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Metric Modulation 3 over 2

In this lesson we will look the metric modulation of 3 over 2, where we create the illusion of playing a tempo 1.5 times faster than the original, or 3 pulses for every 2. The sensation is of you having moved to a faster tempo while the band stays on the original. However, it is only an illusion and you must always know where the original tempo is while playing in the seemingly new tempo. Ok, lets do the math first. Playing quarter note triplets gives us a 3 even beats over 2 pulses or 6 even beats for 4 pulses (one bar of 4/4 time)

What we need to do now is re-divide these 6s into groupings of 4. Since 6 and 4 meet at 12, we increase our exercise to a 2 bar phrase, so we now have 12-quarter notes triplets over 8 pulses (2 bars of 4/4), which we can now re-subdivide into 3 counts of 4.

We can practice this without being at the kit, by clapping our 4 pulse and counting 6 aloud over it. Every two bars change your count from the 6s to groups of 4. Place an accent on the 1 of each group of 4. Audio ex. 1

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Lets move to the kit. Start by playing 2 bars of jazz time and then 2 bars of quarter note triplets on the cymbal. Keep your bass drum 4 on the floor and the hi-hat on beats 2 +4 throughout. When you play the quarter note triplets count them as 3 groups of 4 rather than 2 groups of 6.

Audio ex. 2

To reinforce the duple meter play a snare drum on beats 2 and 4 in the modulated tempo. Audio ex. 3

Now the tricky part! Lets place the jazz ride cymbal pattern in the modulation. To do this we have to play a pick-up stroke on the beats 2, 4 of the modulation.

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To practice, play the jazz cymbal beat for 2 bars at the original tempo and then move to the modulated tempo. Try to keep the same inflections and accents in your cymbal beat as you modulate. The bass drum stays on the original quarters, and the hi-hat on 2+4. It should sound like you are placing 3 bars over the original 2. Audio ex. 4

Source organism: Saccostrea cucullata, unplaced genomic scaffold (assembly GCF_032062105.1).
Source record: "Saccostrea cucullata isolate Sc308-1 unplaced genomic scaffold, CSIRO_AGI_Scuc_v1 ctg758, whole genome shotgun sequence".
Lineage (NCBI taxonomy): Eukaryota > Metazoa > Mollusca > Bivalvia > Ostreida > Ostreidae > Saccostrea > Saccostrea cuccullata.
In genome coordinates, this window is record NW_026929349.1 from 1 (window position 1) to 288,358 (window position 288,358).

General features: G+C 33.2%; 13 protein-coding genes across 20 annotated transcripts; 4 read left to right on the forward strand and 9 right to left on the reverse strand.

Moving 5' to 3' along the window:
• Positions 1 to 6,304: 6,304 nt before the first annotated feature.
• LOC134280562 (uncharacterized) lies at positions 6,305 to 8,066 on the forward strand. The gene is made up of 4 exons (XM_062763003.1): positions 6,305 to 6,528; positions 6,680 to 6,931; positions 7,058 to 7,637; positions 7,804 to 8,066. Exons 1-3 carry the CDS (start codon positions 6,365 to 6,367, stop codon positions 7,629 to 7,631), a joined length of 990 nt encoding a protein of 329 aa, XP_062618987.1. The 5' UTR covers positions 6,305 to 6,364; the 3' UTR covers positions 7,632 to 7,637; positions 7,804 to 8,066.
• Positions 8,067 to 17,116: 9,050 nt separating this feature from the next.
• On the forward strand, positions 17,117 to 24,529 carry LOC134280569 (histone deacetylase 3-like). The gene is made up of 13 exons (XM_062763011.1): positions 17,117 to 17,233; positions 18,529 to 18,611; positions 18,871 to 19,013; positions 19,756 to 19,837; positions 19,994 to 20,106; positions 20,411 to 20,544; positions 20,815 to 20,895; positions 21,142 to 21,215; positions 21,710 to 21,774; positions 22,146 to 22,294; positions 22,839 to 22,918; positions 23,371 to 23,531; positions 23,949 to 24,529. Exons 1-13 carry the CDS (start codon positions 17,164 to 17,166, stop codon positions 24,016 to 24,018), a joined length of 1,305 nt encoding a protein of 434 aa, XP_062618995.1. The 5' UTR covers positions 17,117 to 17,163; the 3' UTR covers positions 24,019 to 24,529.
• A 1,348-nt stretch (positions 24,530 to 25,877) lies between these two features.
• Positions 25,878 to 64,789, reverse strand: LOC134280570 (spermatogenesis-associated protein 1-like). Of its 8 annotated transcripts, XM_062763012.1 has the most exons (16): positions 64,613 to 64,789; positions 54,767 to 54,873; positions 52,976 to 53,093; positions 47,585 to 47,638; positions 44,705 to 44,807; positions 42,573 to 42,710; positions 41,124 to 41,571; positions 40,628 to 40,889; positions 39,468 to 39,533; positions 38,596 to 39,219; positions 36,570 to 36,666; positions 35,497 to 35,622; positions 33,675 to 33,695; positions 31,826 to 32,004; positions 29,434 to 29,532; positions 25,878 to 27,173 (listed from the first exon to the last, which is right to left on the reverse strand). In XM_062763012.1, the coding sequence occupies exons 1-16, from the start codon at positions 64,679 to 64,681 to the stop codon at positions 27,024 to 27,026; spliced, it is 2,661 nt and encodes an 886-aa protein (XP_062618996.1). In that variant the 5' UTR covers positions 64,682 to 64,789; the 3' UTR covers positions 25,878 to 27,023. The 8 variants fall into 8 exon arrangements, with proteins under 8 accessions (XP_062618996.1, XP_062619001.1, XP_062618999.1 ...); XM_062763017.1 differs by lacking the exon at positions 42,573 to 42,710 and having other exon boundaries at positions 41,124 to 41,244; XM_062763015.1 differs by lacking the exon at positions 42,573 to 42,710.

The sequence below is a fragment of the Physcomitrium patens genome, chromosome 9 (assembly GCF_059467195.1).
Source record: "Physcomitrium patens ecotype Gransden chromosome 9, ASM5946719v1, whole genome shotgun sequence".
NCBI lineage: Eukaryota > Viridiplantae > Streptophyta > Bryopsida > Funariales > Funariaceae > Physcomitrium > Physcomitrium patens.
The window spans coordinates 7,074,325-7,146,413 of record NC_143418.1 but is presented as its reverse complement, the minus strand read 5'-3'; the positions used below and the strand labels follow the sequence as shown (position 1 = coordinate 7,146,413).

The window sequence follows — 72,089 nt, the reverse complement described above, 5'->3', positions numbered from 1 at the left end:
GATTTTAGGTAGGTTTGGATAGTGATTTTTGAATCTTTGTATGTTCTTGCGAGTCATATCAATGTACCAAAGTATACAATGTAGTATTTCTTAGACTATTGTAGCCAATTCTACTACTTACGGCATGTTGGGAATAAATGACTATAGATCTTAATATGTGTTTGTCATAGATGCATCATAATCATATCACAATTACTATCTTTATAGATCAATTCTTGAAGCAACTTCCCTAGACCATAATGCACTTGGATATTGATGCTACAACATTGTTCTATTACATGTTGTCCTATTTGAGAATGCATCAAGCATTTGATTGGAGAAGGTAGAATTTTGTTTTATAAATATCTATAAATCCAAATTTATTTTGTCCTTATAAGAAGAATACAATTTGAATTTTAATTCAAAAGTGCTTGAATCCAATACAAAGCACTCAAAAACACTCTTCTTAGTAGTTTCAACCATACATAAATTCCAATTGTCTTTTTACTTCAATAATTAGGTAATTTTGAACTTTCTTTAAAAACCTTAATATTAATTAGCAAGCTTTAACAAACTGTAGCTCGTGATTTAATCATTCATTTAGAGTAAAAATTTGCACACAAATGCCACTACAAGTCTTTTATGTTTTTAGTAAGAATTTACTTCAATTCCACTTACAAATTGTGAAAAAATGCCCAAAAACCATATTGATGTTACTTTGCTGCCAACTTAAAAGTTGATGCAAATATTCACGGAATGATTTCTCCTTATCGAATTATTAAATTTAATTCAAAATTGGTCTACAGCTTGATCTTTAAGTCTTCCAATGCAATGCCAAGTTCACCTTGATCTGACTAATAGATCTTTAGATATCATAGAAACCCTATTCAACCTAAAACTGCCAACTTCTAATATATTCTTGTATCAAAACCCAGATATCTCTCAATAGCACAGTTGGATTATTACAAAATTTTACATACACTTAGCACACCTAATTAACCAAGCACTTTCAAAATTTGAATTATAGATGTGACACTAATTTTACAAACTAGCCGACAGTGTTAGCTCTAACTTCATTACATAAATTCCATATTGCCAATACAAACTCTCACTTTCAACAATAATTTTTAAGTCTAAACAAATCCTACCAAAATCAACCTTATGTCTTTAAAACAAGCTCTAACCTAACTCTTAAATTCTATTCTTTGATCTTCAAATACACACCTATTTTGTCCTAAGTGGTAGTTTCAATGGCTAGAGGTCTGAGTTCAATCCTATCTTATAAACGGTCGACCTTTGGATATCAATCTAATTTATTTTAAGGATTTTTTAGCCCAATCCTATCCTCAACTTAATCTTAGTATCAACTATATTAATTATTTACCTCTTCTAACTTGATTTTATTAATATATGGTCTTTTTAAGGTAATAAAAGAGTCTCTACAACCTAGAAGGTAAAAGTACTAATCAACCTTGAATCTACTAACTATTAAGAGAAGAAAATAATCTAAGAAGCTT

. Try to develop the ability to move freely between the original tempo and the modulated one, while hearing both simultaneously. In this next audio example I move between the original tempo and the modulated one in 4 bar phrases. I move the bass drum/snare/hi-hat when I modulate. The formula is: 4 bars of the original tempo = 6 bars of the modulated. One of the most common difficulties is hearing the original tempo when you are in the new one. If this happens dot your quarter note when playing the modulated tempo and you will have the tempo of the original. Audio ex. 5

Here is an example of the modulation being used in a group setting. Its over 2 choruses of a bass/guitar track playing rhythm changes. I modulate every 4 bars, which of course is not very natural, but gives a good demonstration of how it can be used. Audio ex. 6

Finally, a clip from the Tommy Halferty trio. Here we use this modulation on the standard Come rain or come shine. The clip begins with a couple of 8 bar breaks, which are at the original tempo. Myself, and Ronan (bass) then modulate while Tommy plays the melody at the original tempo, we join him on the B sections, and then return to the modulation on the outro. Audio ex. 7

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